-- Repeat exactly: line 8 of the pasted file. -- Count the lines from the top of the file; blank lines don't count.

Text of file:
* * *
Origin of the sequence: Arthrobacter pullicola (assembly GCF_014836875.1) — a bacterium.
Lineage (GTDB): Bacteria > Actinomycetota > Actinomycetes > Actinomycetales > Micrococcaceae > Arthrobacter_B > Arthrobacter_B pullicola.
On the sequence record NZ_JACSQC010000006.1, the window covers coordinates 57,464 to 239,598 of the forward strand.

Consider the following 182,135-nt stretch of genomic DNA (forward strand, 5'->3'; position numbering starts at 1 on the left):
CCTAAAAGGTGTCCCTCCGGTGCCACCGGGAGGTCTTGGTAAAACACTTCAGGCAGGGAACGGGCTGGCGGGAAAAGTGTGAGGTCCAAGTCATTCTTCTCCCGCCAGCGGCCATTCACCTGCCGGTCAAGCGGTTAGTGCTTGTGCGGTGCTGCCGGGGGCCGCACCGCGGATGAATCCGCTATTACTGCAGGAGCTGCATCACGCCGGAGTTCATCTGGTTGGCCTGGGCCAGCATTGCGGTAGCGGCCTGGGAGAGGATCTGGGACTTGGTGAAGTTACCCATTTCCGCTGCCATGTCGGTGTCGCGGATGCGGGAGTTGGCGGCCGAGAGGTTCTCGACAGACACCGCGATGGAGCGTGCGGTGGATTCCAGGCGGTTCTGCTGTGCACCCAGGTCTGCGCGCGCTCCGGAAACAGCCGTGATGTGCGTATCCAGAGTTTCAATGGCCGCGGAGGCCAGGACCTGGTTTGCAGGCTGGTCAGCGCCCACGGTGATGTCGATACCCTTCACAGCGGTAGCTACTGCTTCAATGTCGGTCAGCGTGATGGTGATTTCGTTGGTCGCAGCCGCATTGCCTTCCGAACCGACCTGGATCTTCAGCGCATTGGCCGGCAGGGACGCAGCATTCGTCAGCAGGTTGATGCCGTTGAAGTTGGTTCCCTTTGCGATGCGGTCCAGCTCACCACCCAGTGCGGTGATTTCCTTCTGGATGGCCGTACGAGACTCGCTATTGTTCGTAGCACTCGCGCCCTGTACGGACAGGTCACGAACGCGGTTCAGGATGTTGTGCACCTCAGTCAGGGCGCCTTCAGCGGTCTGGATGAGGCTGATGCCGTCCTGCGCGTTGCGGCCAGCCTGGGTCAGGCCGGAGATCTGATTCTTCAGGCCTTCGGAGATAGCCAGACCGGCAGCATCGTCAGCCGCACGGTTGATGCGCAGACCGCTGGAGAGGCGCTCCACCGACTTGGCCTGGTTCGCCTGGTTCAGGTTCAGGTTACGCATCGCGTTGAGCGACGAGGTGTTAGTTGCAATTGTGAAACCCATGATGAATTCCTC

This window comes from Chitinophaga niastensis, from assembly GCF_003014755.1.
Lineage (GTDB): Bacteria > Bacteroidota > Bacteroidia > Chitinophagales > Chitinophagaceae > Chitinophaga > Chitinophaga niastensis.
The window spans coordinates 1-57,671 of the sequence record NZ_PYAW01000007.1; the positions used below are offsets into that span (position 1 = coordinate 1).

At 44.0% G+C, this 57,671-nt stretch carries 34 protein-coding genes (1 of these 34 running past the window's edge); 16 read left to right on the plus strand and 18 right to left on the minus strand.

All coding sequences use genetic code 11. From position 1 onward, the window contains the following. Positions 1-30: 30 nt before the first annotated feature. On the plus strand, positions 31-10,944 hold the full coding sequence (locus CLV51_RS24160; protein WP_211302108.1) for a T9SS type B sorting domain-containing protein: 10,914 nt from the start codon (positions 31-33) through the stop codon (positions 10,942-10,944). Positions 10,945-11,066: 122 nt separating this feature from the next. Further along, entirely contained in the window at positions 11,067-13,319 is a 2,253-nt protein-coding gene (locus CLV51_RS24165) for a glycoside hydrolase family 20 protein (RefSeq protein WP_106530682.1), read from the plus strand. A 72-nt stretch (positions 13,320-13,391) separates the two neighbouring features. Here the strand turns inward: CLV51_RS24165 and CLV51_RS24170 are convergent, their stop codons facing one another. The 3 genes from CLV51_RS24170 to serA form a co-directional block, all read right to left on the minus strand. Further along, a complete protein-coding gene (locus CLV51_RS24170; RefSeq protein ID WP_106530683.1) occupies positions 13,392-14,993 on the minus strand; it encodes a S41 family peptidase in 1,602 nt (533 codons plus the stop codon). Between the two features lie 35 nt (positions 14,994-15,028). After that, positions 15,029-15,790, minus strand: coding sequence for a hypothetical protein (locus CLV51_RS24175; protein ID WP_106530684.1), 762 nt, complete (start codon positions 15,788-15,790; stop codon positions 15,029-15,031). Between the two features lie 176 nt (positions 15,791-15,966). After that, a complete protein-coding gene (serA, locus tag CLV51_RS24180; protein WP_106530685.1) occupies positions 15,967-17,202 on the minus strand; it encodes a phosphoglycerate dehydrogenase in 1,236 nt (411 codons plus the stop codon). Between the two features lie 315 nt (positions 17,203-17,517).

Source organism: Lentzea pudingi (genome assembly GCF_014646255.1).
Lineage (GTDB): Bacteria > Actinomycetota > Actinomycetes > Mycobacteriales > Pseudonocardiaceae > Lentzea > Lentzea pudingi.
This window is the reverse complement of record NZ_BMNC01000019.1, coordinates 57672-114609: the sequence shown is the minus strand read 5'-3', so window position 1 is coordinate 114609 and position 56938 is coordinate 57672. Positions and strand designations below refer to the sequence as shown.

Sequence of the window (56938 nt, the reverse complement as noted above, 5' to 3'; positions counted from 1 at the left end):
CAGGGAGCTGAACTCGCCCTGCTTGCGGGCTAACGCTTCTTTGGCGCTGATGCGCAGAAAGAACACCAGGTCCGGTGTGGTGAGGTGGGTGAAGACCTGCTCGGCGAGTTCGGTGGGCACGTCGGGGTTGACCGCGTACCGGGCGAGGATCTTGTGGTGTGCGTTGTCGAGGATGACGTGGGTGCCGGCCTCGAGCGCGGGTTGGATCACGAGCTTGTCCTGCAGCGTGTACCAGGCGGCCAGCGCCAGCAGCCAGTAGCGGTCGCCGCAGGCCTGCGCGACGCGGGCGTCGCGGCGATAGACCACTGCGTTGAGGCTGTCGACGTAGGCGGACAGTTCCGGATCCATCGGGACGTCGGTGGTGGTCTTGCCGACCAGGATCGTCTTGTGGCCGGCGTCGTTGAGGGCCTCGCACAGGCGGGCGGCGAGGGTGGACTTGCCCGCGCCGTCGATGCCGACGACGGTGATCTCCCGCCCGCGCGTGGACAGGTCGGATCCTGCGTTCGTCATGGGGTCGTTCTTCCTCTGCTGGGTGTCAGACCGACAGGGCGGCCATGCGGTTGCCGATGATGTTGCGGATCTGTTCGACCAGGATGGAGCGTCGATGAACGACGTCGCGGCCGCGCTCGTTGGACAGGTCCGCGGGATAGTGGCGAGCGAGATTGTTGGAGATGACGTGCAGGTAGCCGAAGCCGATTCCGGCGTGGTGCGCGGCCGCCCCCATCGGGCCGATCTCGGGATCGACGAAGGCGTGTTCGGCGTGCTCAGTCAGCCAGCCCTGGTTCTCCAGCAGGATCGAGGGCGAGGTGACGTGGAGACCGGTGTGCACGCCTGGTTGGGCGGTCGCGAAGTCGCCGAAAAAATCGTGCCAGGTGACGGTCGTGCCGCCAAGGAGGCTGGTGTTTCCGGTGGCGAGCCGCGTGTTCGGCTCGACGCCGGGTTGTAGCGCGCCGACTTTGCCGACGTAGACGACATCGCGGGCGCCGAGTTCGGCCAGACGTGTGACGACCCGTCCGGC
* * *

The window spans coordinates 1-57,671 of the sequence record NZ_PYAW01000007.1; the positions used below are offsets into that span (position 1 = coordinate 1).